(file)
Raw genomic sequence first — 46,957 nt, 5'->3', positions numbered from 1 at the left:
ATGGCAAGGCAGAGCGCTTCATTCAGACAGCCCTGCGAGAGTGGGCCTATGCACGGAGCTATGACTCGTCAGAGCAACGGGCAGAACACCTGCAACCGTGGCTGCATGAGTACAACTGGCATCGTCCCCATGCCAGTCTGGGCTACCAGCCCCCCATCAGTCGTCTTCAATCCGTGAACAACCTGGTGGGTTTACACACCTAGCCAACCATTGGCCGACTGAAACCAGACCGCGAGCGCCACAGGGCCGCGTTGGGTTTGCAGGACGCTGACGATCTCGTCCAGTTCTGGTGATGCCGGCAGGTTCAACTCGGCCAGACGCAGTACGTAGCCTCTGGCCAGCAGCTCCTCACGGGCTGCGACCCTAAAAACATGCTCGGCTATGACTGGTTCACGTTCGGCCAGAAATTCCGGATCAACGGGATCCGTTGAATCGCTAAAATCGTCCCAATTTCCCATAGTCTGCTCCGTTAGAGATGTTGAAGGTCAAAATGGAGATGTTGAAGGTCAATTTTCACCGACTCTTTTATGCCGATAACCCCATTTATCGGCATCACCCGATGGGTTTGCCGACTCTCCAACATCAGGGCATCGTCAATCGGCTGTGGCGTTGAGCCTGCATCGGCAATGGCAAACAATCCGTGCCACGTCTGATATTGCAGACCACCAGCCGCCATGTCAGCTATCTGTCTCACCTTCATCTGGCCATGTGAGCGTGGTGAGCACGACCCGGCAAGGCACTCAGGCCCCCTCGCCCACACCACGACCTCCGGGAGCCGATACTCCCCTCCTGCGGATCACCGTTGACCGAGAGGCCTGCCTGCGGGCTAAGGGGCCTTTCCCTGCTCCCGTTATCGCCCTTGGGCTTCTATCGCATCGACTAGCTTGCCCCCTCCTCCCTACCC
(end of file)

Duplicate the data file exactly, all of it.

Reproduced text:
Raw genomic sequence first — 46,957 nt, 5'->3', positions numbered from 1 at the left:
ATGGCAAGGCAGAGCGCTTCATTCAGACAGCCCTGCGAGAGTGGGCCTATGCACGGAGCTATGACTCGTCAGAGCAACGGGCAGAACACCTGCAACCGTGGCTGCATGAGTACAACTGGCATCGTCCCCATGCCAGTCTGGGCTACCAGCCCCCCATCAGTCGTCTTCAATCCGTGAACAACCTGGTGGGTTTACACACCTAGCCAACCATTGGCCGACTGAAACCAGACCGCGAGCGCCACAGGGCCGCGTTGGGTTTGCAGGACGCTGACGATCTCGTCCAGTTCTGGTGATGCCGGCAGGTTCAACTCGGCCAGACGCAGTACGTAGCCTCTGGCCAGCAGCTCCTCACGGGCTGCGACCCTAAAAACATGCTCGGCTATGACTGGTTCACGTTCGGCCAGAAATTCCGGATCAACGGGATCCGTTGAATCGCTAAAATCGTCCCAATTTCCCATAGTCTGCTCCGTTAGAGATGTTGAAGGTCAAAATGGAGATGTTGAAGGTCAATTTTCACCGACTCTTTTATGCCGATAACCCCATTTATCGGCATCACCCGATGGGTTTGCCGACTCTCCAACATCAGGGCATCGTCAATCGGCTGTGGCGTTGAGCCTGCATCGGCAATGGCAAACAATCCGTGCCACGTCTGATATTGCAGACCACCAGCCGCCATGTCAGCTATCTGTCTCACCTTCATCTGGCCATGTGAGCGTGGTGAGCACGACCCGGCAAGGCACTCAGGCCCCCTCGCCCACACCACGACCTCCGGGAGCCGATACTCCCCTCCTGCGGATCACCGTTGACCGAGAGGCCTGCCTGCGGGCTAAGGGGCCTTTCCCTGCTCCCGTTATCGCCCTTGGGCTTCTATCGCATCGACTAGCTTGCCCCCTCCTCCCTACCC